(Left to right) Joanna Shulman, CEO of Redfern Legal Centre; Solicitor Samantha Lee, head of Redfern Legal Centre’s Police Accountability practice; Jane Sanders, Principal Solicitor at The Shopfront Youth Legal Centre; David Shoebridge MP, The Greens. Photo: Supplied

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BY MICHAEL HITCH

If you’ve walked through Redfern and Central Stations recently you may have noticed a few subtle changes. Perhaps more police. Perhaps more sniffer dogs. But the most insidious of all may be the not-so-private “privacy screens” set-up by police for the purpose of strip-searches.

The Redfern Legal Centre and the “Safe and Sound” campaign are taking a head-on approach to excessive police power after presenting a panel discussion last week to provide insight to, and answer questions from, the local inner-city community.

The panel focussed on one question; “Does NSW have a strip-search problem?” The short answer is “Yes”.

Legal experts, political representatives and strip-search victims led the panel in a discussion of the details of strip-search laws, advice for those subjected to a strip-search and tips for complaining about police conduct.

“Safe and Sound” campaign

The discussion, facilitated by the CEO of Redfern Legal Centre, Joanna Shulman, consisted of the head of Redfern Legal Centre’s Police Accountability Practice Samantha Lee, Principal Solicitor at The Shopfront Youth Legal Centre Jane Sanders and Greens MP David Shoebridge.

Ms Lee kicked off the panel session by discussing the newly created “Safe and Sound” campaign’s purpose.

“We started the ‘Safe and Sound’ campaign back in November last year, and it was launched just before the festival season,” she said.

“The aim of the campaign is to try and change strip-search laws to provide better safeguards for members of the public, but also to provide better guidance for police about when and how to conduct a strip search.

“A lot of people who were strip-searched came into the clinic [Redfern Legal Centre] and as far as we were concerned, they had not been strip-searched according to law.

“We’d also realised that police had traumatised a number of our clients and we were concerned about the harm that was being created in the community through this policing practice.”

Ms Lee also discussed the impact of increased strip-search procedures on “vulnerable” communities and emphasised a need for a harm minimisation approach to drug-use.

“No doubt the Aboriginal community has been exposed to poor strip-searching practices for years, but this poor procedure is now touching wider communities and that’s helped to develop this conversation tonight – which will only benefit the most vulnerable communities out there in NSW.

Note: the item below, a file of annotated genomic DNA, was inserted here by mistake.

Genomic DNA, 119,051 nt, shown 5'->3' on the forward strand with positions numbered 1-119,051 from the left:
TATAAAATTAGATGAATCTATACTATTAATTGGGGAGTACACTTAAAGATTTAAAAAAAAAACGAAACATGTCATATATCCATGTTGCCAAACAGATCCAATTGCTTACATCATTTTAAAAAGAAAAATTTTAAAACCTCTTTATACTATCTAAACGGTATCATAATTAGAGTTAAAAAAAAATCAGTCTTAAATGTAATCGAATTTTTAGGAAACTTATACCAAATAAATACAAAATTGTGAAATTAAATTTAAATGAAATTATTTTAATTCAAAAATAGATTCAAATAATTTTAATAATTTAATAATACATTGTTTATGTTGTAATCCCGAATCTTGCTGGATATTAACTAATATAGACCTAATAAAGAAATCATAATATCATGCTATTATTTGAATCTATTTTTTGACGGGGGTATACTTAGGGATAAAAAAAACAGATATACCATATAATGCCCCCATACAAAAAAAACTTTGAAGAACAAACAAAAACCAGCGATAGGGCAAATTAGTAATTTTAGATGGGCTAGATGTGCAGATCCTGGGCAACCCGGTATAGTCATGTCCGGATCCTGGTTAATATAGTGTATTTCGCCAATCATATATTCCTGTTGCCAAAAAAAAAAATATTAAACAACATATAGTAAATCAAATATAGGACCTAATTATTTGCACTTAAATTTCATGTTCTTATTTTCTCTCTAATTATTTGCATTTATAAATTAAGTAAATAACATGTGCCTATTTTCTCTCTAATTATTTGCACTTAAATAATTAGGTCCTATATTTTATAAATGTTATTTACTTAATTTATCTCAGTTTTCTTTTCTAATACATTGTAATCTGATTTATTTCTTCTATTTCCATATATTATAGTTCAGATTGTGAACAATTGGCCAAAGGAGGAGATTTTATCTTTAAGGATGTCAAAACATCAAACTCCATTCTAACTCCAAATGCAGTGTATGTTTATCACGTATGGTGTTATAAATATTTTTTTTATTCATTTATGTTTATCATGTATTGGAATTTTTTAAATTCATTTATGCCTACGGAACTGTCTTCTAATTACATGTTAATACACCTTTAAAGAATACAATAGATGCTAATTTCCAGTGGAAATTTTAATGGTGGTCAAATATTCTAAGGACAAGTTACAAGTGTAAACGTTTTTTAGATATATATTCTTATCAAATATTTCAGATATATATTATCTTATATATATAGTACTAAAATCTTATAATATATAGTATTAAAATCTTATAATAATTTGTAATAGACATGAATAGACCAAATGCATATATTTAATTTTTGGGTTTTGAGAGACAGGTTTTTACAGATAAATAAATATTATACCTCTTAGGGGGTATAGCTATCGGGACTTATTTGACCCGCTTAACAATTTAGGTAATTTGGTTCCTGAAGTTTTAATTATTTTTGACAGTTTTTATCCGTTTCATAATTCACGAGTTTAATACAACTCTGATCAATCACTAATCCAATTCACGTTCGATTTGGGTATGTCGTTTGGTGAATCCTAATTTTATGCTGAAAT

“We’re not approaching this forum as a law and order debate; that debate is not winnable as far as I’m concerned. What we are approaching it from is a harm-minimisation debate, we want people to be safe and protected and for police to be approachable. This is the main aim of the campaign.”

Free tickets for the panel discussion resulted in nearly every chair being taken by people from “all walks of life”.

Pamphlets detailing strip-search laws, common strip-search procedures and when police are violating their power were also provided at the event.

The number of strip-searches has increased form 3,753 in 2014-2015 to 5,483 in 2017-2018 – a 46 per cent increase in strip-searches across four years according to statistics from David Shoebridge.

Mr Shoebridge also discussed the impacts of discretionary police powers, such as strip-searches, on Indigenous communities and discussed the data that he’d gathered from police regarding the success of their “no tolerance” approach to drug-possession and use.

“When we talk about any discretionary power we should acknowledge that the community that bears the brunt of it – whether it’s in Redfern or Campbelltown or Blacktown – is always first nations peoples,” he said.

“They wouldn’t tell us about what’s found. But they will give you data of things found in searches. We know in that 2014-15 period, nothing was found in over 2,400 people searched. That was about 65 per cent of the searches.

“Roll over to 2017-18, and there was just over just 3,400 people out of that 5,400 people who were initially searched, then taken somewhere and literally humiliated – strip-searched – 3,400 people who had nothing found on them. That’s almost 63 per cent.

“It’s worse than that because the most recent data we have from the end of last year shows that with 67. 5 per cent of the people who were strip-searched in the last six months of last year, nothing was found. These are searches that the police have said are necessary and urgent.

“If a strip-search does find something, it’s normally only a tiny amount of drugs. It has no noticeable effect, no provable effect on reducing drug supply, drug distribution or the price of drugs in NSW at all,” Mr Shoebridge said.

Surge of strip-searches

During questions, one audience member asked the panel what was causing this surge of strip-searches in NSW.

Ms Sanders said in response, “Even if there has not been an official policy change, police culture is very powerful. I’ve been around long enough to notice shifts in police culture and generally those shifts are not for the better.

“They can be subtle and they can appear to be not very significant at first. I think police culture has shifted in the last 20 years further and further away from any sort of accountability, sadly.

“They also seem to have really dug in their heels, emboldened by our Premier, about zero-tolerance to drugs. They don’t even pretend to give a shit about harm minimisation anymore. I don’t think they’re trying to sugar-coat things anymore.”